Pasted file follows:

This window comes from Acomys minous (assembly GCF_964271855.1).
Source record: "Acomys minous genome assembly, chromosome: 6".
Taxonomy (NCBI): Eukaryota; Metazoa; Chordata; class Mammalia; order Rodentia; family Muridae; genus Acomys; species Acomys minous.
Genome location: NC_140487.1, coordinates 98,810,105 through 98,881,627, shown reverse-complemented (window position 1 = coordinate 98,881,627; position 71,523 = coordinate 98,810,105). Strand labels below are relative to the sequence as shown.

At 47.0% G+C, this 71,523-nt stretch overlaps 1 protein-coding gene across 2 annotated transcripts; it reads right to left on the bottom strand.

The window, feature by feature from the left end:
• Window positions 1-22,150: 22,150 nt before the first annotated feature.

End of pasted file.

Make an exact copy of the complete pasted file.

This window comes from Acomys minous (assembly GCF_964271855.1).
Source record: "Acomys minous genome assembly, chromosome: 6".
Taxonomy (NCBI): Eukaryota; Metazoa; Chordata; class Mammalia; order Rodentia; family Muridae; genus Acomys; species Acomys minous.
Genome location: NC_140487.1, coordinates 98,810,105 through 98,881,627, shown reverse-complemented (window position 1 = coordinate 98,881,627; position 71,523 = coordinate 98,810,105). Strand labels below are relative to the sequence as shown.

At 47.0% G+C, this 71,523-nt stretch overlaps 1 protein-coding gene across 2 annotated transcripts; it reads right to left on the bottom strand.

The window, feature by feature from the left end:
• Window positions 1-22,150: 22,150 nt before the first annotated feature.